PORT-AU-PRINCE -- Haitian authorities have postponed elections to choose the successor to assassinated President Jovenel Moïse until Nov. 7, a spokesman for the electoral council confirmed Thursday.
Richard Dumel said the nine-member council agreed on Wednesday to the new date for the elections, which were originally to be held Sept. 26. He did not say why the vote was postponed. Haitians will also vote for a new legislative assembly and on a referendum on that date.
Moïse was killed on July 7, when armed men raided his private home. His wife, Martine Moïse, was seriously wounded but is recovering.
Police have detained more than 40 suspects, but there's still no clarity about who was behind the plot to kill him. Among the detainees are 18 former Colombian soldiers and 20 Haitian police officers.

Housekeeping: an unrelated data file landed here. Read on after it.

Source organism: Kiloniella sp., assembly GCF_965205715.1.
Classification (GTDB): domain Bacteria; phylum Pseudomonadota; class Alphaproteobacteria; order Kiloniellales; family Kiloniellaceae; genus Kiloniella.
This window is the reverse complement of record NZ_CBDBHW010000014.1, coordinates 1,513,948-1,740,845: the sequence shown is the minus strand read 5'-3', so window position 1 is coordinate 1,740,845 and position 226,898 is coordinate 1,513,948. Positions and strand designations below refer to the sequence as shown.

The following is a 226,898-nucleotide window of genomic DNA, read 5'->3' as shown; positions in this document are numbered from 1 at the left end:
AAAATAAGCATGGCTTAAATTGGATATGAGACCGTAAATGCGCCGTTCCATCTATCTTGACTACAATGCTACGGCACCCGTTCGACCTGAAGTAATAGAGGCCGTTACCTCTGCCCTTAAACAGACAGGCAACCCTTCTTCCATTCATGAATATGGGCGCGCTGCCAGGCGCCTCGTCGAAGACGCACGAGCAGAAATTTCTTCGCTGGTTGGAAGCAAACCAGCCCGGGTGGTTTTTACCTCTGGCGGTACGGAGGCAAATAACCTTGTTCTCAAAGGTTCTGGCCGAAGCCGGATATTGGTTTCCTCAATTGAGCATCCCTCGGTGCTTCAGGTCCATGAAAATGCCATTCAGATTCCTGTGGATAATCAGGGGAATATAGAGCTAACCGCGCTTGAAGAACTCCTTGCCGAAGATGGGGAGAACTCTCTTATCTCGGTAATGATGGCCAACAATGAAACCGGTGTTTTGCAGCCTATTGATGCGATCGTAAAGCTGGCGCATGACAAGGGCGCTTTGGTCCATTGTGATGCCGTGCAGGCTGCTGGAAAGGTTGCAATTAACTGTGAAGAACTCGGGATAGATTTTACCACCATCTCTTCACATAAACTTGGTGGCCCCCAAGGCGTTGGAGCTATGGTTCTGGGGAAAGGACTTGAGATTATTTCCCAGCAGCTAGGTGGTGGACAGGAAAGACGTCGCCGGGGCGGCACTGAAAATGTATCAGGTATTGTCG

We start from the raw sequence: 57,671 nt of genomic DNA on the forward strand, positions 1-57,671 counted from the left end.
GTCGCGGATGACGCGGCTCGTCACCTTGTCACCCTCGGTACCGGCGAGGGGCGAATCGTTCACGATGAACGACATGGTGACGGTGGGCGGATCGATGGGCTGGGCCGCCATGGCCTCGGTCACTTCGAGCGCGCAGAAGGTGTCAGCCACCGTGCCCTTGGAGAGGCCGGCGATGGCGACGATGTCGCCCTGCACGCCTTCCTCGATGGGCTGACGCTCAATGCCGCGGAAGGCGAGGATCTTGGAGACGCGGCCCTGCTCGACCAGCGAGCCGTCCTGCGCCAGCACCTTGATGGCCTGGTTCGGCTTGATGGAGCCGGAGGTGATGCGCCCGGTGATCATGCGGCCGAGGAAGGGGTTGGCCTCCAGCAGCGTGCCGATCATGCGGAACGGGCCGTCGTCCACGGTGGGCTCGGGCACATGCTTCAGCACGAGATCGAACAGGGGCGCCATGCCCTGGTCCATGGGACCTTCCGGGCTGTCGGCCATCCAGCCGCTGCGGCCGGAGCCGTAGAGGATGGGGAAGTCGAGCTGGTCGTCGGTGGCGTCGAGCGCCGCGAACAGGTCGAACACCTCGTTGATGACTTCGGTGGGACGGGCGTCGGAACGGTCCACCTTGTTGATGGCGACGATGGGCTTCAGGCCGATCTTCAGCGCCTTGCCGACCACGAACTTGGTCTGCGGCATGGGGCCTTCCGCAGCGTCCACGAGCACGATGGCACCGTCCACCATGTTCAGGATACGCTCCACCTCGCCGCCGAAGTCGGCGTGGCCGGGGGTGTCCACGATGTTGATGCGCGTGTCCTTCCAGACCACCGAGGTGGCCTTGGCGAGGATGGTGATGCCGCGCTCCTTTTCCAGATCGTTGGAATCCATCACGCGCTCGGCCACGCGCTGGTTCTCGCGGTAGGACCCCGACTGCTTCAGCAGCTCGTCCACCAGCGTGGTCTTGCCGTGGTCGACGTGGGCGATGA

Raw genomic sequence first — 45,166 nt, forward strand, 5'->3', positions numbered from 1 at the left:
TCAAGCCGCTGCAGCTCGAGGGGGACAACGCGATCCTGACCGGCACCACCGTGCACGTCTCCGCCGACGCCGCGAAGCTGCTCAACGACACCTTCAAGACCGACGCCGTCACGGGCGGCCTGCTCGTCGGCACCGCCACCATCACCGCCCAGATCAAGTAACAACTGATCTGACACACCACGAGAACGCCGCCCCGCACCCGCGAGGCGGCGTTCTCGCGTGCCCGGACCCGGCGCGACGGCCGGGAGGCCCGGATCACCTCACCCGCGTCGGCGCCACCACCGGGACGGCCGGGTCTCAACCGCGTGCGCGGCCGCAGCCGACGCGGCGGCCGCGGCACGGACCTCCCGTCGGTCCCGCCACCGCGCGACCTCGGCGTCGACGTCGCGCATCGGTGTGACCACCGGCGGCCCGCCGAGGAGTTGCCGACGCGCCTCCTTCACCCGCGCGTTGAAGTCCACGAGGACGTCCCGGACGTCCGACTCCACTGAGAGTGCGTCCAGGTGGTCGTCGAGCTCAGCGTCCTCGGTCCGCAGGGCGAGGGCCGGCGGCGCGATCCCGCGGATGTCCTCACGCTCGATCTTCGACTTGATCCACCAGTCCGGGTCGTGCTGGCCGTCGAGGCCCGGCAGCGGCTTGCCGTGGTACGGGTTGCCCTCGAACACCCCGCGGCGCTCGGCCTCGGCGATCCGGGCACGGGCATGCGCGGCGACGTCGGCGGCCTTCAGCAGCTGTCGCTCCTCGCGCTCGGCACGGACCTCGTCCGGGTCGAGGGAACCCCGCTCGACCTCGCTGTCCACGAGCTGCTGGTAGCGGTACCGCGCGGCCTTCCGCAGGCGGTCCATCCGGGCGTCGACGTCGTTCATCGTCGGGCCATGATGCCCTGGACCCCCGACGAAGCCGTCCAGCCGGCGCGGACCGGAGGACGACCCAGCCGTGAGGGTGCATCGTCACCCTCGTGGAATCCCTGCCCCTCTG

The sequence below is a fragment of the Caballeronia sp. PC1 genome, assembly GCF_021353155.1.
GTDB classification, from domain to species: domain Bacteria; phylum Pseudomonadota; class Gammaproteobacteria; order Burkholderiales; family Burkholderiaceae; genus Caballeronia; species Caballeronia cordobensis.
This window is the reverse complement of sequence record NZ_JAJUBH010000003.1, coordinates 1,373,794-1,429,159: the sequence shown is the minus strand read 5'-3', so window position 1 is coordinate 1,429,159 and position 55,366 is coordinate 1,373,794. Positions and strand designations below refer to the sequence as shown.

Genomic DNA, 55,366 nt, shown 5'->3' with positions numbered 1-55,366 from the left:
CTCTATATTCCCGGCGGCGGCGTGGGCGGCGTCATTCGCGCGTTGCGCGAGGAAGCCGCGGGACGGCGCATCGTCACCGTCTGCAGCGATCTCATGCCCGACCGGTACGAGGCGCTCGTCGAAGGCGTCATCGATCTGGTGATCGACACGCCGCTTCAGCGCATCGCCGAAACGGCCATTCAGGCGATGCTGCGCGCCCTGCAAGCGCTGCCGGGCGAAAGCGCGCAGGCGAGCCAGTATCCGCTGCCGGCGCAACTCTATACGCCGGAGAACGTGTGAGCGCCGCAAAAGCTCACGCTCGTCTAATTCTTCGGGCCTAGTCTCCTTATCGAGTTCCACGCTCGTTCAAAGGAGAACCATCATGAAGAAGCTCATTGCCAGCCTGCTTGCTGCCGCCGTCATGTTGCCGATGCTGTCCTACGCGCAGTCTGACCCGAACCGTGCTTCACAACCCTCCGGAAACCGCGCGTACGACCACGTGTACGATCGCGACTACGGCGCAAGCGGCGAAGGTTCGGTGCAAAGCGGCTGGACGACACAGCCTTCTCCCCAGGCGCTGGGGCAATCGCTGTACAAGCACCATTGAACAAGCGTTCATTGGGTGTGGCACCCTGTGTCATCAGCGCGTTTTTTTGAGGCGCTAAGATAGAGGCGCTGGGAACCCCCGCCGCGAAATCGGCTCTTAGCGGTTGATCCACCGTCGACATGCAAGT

Recently installed Prime Minister Ariel Henry had pledged to hold elections as soon as possible and said his government wanted a free and transparent vote.
The poorest country in the Western Hemisphere, Haiti has been struggling with political instability for decades. During his government, Moïse faced protests from people demanding he to step down while gang violence wracked parts of the country.
Political tensions increased in February when some opposition leaders claimed Moïse’s legal term had expired. Moïse argued his term ended in February 2022 since he wasn’t sworn in until 2017.